This feature is very useful for finding coins in trashy old parks. Although it does reduce search depth, it comes in handy, especially when you're short on time.
Buying a machine with ground balancing is a must. This goes back to what I mentioned earlier about minerals and iron in the ground. Without ground balancing, the detector will be unstable and chatter constantly.
Ground balancing stabilizes the search coil and prevents false signals. The super cheap metal detector I started out with didn't have any ground balancing. When you ground balance, you maximize search coil depth and accuracy too.
The Best Metal Detectors for Beginners
If you're totally new to this hobby, you don't have to spend a lot of money on a fancy metal detector to find coins and jewelry in the ground, but as I've explained in this article, cheap metal detectors ($50 to $100) lack many important and useful features that make it possible to find more coins and jewelry and less trash.
The cheap detector that was given to me was horrible. I don't even remember the brand, but it wasn't long before I threw it in the garbage and bought a good one that I still use to this day. You can find good metal detectors with submersible search coils in the $250 to $500 price range.
If you're on a budget, land-only machines with submersible search coils cost less than all-terrain, but if you plan to do any serious treasure hunting in the water, it's worth spending a little more on a water-proof model that allows the control box to be submerged.
Here are my two recommendations for good beginner metal detectors and the one I personally use.
Garrett AT Pro Metal Detector
I own and use the Garrett AT Pro metal detector for all of my treasure hunting. It is the only detector I currently own. I bought it in 2017, and it still performs the same as it did the day I unboxed it. The AT Pro is a great option for both beginners and experienced treasure hunters who want to go search on land and in the water. This metal detector is a coin magnet. That is mostly what I metal detect for. The settings are easy to learn and allow any beginner to start finding coins at the local park or even in your own back yard.
The AT Pro coil and control box is submersible down to ten feet. I've made some awesome finds with this machine on land and in the water, including many silver coins, rings, and interesting relics. I've recovered larger metal targets over 12-inches deep.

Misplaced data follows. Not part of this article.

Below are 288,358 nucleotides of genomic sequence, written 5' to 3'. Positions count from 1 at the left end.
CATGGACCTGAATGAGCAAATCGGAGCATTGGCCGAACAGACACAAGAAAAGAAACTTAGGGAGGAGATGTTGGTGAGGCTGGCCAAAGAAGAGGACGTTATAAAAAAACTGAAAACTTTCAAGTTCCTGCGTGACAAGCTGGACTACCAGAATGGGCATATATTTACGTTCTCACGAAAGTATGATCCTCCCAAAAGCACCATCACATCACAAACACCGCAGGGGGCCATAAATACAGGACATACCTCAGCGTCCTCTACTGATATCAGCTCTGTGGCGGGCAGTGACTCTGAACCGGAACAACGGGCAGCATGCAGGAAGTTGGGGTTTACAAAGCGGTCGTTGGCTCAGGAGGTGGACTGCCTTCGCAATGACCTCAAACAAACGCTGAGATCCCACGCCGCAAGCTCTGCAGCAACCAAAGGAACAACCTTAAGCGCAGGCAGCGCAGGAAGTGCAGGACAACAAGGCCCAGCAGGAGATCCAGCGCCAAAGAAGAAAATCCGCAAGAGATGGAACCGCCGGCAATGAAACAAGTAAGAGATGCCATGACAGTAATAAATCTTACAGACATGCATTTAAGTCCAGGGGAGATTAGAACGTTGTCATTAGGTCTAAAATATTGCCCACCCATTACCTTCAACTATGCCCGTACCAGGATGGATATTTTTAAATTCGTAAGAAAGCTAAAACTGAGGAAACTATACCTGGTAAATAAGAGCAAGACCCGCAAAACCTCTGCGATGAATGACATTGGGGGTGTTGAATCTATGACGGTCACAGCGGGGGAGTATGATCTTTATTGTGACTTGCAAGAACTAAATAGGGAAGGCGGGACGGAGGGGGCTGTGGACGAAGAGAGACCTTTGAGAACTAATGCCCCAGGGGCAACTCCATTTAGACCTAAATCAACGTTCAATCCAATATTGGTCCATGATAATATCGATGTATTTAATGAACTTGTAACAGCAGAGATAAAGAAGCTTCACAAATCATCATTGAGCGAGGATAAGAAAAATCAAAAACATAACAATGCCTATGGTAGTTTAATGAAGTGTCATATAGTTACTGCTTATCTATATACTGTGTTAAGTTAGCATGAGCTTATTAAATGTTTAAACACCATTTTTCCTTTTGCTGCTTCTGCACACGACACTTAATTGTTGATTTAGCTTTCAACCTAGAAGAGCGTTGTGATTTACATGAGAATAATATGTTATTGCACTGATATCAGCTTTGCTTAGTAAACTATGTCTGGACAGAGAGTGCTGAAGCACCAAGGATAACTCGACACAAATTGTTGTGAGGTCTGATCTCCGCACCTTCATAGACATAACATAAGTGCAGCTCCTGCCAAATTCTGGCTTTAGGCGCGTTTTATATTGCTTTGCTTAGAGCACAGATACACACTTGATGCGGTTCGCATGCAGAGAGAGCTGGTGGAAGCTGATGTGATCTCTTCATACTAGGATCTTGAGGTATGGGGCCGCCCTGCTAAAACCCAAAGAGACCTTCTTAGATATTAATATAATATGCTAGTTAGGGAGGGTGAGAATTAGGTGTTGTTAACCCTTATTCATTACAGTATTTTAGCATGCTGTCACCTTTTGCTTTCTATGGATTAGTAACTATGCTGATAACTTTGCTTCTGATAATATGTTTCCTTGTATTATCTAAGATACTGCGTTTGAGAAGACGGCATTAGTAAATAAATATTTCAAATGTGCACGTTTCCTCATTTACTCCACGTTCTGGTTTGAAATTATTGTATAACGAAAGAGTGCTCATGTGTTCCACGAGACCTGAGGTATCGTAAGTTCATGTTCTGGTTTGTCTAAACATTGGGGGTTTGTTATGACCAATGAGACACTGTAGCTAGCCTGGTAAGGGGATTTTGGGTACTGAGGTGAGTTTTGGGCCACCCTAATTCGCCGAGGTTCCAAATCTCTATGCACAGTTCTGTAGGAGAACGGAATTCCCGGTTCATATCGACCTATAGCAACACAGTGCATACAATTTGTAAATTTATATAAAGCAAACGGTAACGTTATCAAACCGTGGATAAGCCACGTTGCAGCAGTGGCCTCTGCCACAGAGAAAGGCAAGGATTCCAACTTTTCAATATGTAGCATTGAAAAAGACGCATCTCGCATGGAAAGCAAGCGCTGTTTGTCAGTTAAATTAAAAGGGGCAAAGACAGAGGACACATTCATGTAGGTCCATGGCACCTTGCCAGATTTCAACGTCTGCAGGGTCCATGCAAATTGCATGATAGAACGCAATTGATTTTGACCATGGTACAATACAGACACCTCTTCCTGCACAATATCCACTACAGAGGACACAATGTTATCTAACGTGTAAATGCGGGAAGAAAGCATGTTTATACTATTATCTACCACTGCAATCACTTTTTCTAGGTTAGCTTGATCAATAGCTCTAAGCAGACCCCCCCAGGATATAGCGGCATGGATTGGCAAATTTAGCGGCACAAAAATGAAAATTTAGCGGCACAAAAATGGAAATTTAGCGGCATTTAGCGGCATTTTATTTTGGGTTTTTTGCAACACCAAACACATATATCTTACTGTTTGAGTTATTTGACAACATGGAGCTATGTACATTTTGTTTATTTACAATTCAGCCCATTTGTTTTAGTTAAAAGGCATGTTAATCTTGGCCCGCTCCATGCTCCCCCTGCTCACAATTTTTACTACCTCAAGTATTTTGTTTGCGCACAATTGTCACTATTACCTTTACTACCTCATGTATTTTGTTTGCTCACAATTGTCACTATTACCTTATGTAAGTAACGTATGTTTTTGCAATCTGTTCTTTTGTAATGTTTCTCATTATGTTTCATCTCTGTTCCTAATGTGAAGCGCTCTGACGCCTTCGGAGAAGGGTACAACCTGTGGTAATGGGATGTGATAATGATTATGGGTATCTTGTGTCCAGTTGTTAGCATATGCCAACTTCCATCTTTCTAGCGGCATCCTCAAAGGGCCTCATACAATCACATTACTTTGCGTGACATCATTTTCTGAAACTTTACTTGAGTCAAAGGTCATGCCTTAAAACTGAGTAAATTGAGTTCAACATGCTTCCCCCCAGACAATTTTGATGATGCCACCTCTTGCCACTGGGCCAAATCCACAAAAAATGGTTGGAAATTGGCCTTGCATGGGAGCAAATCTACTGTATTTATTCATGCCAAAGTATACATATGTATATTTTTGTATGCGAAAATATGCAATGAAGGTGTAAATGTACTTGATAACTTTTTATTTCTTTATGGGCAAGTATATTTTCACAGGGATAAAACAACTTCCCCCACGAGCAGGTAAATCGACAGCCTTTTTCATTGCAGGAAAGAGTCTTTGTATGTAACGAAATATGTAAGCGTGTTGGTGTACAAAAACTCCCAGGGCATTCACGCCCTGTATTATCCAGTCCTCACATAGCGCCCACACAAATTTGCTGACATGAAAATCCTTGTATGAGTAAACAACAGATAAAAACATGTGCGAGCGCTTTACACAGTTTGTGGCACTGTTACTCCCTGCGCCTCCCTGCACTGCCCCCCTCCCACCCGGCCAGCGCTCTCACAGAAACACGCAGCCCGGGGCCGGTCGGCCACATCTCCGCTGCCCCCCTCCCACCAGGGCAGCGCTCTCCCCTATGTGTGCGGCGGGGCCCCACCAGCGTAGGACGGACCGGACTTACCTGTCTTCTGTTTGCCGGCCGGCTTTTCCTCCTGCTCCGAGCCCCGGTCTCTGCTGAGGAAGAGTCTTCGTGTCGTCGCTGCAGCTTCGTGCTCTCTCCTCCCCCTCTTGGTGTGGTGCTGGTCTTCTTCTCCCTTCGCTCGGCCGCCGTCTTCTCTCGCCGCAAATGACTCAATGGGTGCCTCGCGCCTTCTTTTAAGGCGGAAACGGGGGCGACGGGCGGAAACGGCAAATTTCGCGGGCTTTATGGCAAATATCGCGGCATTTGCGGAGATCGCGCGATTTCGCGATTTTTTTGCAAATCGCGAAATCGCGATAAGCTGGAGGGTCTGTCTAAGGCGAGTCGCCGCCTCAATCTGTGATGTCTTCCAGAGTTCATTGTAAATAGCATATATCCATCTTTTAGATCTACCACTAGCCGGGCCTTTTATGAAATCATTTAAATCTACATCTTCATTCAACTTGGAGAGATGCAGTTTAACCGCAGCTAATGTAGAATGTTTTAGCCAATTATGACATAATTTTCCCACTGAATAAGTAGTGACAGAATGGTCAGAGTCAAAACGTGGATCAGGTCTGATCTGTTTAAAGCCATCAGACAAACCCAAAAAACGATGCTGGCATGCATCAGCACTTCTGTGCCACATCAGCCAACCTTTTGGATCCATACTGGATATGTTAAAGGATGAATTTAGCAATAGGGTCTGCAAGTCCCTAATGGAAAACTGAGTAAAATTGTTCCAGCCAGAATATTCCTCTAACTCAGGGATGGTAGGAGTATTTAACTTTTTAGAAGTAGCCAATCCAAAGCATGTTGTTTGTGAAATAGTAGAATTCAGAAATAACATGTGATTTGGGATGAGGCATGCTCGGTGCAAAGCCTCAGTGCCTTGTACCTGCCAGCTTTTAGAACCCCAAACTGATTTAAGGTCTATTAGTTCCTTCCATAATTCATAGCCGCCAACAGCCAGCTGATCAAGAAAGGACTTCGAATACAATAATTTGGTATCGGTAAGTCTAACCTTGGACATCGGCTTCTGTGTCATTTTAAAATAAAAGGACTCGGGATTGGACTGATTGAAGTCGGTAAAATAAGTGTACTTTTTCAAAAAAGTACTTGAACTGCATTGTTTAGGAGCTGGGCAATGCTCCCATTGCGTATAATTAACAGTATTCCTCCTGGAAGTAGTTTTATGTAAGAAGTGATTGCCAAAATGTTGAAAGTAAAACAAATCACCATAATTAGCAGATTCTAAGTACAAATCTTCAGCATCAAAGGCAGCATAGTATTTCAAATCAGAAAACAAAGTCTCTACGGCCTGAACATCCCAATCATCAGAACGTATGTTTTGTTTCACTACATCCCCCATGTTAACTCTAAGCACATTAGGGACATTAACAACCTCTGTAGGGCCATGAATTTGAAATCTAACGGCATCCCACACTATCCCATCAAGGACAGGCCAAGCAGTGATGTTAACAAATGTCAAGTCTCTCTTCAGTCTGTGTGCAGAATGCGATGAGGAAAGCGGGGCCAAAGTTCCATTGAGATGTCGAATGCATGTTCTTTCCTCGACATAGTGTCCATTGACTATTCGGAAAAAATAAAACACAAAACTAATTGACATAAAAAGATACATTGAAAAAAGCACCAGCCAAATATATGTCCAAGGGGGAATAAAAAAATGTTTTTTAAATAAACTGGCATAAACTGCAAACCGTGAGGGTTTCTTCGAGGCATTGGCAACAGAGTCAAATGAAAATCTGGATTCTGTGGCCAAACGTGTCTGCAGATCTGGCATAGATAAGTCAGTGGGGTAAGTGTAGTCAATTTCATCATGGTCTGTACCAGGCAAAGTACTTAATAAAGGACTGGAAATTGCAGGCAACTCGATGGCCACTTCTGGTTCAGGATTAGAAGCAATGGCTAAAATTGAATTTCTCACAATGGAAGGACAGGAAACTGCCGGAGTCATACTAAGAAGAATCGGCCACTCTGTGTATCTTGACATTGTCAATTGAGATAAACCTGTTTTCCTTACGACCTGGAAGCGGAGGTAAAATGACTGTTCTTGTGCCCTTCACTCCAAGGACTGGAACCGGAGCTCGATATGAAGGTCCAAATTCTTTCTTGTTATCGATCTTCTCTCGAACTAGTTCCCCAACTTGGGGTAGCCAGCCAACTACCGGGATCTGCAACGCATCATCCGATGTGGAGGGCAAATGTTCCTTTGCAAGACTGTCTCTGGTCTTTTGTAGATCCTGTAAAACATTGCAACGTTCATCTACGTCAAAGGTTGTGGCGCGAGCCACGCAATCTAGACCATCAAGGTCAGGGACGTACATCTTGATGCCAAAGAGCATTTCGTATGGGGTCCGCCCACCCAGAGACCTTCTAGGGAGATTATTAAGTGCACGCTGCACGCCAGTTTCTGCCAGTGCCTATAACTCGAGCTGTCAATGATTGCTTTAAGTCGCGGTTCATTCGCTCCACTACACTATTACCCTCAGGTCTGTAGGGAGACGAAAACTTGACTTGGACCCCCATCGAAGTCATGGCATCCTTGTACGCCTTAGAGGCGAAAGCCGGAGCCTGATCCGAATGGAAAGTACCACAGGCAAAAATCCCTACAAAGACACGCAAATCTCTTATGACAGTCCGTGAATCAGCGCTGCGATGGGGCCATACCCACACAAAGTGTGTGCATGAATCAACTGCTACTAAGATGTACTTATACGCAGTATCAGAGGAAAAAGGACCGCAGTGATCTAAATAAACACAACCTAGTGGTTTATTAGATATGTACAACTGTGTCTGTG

At $400, the price is fair for a detector equipped with the depth and similar features found on high-end machines that cost three times the price. My personal experience with their customer service department was also very positive when I called with a few questions.
Garrett Ace 300 Metal Detector
The Ace 300 is a good alternative to the pricier AT Pro if you want a cheaper option for coin hunting and don't care about having a completely waterproof unit. The search coil can still go underwater, but not the control box. The Ace 300 costs $250 and displays target ID numbers on the control screen, unlike the cheaper Ace 200 that does not.
This metal detector is great for kids getting into the hobby. If you only want a detector to play around with on occasion, it's really all you need. Protective covers for the search coil and control box are included too, which wasn't the case with my more expensive AT Pro, unless that has changed.
The reason I recommend the AT Pro over the Ace 300 is if you'll want to do water hunting in deeper water where you might need to submerge the control box. The search coil is also better, as well as the control box read-out speed. There is also the newer Garrett AT Max, which I haven't used, but is supposed to come with some features that the AT Pro lacks. I know detectors from companies like Fisher and Minelab are also popular, but my experience is limited to Garrett.
© 2019 Matt G.